1. Beware of unfamiliar phone calls
Every phone call is a potential client to an agent and, as a result, many are simply not able to dismiss unfamiliar numbers or anonymous calls in the way that people who are not in the industry do. At a minimum, agents should be cautious about calls from numbers that are disguised, outside one’s area code or otherwise unfamiliar but Hawkins recommends flat-out banning anonymous calls with a phone setting.
“An extra step that agents can take is set up a default, either with their cell phone provider or a phone setting, that will not accept unknown calls,” Hawkins said. “This allows the caller ID to identify who they are and if it’s likely be spam or a risky caller, it will identify that before the agent answers.”
2. Consider an anonymous phone number
An anonymous number through Google or another cloud system can be an option for agents who dealt with inappropriate messages in the past. Such a number would redirect to one’s main phone and could still be placed in one’s signature but would not be tied to one’s name if someone types it into Google — a common way many criminals find agents they want to target.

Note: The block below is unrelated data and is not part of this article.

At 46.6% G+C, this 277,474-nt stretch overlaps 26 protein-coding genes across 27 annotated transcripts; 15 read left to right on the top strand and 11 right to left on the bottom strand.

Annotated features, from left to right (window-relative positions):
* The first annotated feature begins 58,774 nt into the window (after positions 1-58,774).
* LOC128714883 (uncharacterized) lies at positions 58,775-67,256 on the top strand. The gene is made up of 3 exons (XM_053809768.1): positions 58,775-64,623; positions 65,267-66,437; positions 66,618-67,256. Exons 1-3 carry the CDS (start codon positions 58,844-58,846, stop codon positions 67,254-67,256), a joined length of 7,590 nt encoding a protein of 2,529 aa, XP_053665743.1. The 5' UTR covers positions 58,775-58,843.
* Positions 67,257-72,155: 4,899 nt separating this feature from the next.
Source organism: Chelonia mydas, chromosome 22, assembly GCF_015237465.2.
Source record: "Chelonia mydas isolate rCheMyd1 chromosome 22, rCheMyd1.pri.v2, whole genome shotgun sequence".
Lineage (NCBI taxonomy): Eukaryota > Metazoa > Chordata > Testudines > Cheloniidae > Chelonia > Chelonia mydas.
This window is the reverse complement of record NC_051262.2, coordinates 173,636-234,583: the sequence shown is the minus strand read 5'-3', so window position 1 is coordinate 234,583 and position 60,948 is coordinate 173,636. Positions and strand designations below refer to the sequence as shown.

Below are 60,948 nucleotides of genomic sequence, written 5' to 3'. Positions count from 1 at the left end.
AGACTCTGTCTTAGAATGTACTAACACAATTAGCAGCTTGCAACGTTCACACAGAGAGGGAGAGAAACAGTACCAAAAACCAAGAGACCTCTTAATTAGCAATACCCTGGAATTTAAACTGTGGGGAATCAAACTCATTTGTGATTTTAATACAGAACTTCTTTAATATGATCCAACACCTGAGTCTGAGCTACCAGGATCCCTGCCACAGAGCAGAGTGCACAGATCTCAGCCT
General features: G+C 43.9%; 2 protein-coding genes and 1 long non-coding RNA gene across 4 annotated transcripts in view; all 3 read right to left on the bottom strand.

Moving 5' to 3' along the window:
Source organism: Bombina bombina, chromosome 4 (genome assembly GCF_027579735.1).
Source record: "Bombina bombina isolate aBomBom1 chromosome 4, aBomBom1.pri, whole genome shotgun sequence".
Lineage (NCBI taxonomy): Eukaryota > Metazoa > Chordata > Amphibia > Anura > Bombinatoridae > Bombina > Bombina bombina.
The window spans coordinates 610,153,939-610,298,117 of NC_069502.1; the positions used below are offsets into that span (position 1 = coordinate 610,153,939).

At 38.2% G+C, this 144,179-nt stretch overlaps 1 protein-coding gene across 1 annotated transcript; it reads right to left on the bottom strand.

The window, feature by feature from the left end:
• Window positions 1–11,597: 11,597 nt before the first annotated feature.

“I’ve had agents say ‘Wait I need to be found, I don’t want an anonymous number’ and I have to remind them that this simply means that your information isn’t tied to it,” Hawkins said. “The only difference is that the public doesn’t have access to your personal cell phone number but that phone number can still come into your regular phone.”
3. Block phone numbers
The first step for dealing with threatening, unpleasant or otherwise suspicious messages is to block the number. While many of the people targeting agents use software to continually generate new numbers, a simple block will weed out a certain portion of unwanted calls.
“Blocking the number is the first step, just in case it’s just a regular person who hasn’t invested in spoofing software and who isn’t that dedicated to it,” Hawkins said.
4. Recognize trends